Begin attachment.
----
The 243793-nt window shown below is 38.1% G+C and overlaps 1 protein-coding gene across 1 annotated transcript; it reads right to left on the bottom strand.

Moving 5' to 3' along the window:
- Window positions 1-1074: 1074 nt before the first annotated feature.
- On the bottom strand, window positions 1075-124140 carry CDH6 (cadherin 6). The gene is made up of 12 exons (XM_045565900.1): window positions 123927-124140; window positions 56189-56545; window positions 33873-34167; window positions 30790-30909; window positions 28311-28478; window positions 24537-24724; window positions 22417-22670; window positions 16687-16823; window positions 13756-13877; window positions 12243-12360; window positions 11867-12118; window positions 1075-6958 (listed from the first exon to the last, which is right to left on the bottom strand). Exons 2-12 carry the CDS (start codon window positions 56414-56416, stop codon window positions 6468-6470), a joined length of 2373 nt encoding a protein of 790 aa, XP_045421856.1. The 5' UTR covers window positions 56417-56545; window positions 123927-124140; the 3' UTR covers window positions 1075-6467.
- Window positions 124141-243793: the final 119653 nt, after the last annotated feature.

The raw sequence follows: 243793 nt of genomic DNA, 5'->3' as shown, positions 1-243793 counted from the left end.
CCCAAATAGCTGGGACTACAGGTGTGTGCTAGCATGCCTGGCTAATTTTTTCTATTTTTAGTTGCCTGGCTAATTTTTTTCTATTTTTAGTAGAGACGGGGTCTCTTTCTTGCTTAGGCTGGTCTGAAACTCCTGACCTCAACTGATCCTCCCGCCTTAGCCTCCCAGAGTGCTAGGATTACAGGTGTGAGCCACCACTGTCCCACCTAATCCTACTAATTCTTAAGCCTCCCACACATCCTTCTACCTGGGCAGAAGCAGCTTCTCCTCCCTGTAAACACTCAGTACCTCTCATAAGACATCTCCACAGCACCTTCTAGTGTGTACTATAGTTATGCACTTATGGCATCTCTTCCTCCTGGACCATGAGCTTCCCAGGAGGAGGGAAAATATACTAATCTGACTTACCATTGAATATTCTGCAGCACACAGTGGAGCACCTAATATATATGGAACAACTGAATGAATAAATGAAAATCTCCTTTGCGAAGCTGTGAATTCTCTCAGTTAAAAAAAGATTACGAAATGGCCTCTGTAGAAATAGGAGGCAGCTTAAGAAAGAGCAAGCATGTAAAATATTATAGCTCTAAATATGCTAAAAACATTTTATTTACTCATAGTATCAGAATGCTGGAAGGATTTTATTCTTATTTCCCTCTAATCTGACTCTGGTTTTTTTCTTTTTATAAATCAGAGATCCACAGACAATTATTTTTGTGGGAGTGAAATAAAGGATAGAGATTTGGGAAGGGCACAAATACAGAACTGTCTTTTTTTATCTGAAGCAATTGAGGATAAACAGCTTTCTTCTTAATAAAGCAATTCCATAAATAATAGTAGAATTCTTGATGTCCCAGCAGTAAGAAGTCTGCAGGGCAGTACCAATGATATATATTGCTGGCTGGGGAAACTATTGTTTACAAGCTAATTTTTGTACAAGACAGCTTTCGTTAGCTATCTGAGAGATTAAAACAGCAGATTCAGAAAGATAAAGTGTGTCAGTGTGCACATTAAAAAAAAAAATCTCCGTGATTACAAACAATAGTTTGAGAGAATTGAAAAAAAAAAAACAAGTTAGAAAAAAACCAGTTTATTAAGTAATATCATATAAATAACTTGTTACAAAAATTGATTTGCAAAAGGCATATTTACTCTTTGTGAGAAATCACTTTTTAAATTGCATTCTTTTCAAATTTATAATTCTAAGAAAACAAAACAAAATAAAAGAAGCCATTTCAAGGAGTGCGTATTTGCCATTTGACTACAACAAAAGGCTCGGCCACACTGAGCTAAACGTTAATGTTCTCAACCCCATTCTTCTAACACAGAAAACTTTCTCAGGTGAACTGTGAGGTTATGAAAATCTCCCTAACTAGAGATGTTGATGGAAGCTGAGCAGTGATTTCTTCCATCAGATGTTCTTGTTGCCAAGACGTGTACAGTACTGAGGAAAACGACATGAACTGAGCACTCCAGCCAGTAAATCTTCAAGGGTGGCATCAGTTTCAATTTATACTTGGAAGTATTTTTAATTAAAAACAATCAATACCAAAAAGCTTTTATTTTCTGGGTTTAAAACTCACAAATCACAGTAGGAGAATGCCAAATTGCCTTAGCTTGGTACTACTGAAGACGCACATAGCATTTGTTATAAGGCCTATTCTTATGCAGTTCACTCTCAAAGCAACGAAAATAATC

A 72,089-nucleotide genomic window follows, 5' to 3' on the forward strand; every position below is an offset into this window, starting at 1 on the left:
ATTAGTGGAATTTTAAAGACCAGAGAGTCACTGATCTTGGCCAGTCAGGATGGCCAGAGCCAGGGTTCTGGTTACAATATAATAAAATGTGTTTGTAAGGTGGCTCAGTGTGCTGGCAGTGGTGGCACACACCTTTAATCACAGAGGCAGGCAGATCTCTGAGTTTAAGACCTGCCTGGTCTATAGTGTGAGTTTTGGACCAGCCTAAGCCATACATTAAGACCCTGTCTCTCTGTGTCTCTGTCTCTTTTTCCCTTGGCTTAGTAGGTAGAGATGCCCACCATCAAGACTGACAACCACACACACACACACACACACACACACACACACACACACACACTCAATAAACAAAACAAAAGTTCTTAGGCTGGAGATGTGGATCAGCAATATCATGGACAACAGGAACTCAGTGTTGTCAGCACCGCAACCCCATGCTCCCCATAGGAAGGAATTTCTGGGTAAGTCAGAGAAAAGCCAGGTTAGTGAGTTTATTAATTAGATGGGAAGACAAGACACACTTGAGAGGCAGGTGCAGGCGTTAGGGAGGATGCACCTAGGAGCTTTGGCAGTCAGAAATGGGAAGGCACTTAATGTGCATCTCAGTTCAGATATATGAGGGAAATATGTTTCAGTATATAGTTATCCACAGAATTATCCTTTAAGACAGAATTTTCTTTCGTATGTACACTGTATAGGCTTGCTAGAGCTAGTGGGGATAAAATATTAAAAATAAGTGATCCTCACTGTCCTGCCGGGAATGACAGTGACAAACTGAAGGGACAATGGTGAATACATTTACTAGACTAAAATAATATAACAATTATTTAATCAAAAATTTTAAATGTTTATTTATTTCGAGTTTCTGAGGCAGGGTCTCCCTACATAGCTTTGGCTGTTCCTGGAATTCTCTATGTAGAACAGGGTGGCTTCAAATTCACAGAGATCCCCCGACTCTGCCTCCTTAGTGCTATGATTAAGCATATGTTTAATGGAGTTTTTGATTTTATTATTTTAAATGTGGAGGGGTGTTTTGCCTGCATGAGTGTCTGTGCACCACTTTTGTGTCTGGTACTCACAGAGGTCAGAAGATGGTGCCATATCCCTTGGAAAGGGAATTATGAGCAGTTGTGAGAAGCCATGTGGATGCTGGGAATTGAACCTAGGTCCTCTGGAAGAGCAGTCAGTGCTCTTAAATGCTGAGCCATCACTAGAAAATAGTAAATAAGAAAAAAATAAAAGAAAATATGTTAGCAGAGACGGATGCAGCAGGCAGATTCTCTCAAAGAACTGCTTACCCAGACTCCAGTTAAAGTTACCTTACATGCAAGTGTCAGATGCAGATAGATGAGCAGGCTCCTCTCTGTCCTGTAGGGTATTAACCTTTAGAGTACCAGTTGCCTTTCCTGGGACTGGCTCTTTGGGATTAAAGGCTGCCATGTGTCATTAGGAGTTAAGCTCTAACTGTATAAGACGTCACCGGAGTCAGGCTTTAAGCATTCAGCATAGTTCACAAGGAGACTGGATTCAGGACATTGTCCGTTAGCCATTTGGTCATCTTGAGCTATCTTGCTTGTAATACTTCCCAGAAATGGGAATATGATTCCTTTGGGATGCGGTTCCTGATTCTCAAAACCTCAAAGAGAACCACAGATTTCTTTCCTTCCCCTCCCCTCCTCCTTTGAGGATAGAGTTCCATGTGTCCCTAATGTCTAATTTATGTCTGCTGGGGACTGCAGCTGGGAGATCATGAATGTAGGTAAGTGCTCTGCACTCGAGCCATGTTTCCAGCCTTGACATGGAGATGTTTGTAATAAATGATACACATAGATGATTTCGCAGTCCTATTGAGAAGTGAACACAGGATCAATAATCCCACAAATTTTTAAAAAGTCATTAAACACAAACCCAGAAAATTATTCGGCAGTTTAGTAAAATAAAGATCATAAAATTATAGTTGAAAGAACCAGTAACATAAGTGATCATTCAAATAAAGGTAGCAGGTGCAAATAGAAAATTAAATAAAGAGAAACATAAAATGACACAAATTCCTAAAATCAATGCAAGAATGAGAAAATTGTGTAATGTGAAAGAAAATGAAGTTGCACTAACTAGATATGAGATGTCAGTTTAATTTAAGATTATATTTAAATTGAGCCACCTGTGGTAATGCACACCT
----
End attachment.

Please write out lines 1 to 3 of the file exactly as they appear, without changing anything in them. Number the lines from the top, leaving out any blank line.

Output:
The 243793-nt window shown below is 38.1% G+C and overlaps 1 protein-coding gene across 1 annotated transcript; it reads right to left on the bottom strand.

Moving 5' to 3' along the window:
- Window positions 1-1074: 1074 nt before the first annotated feature.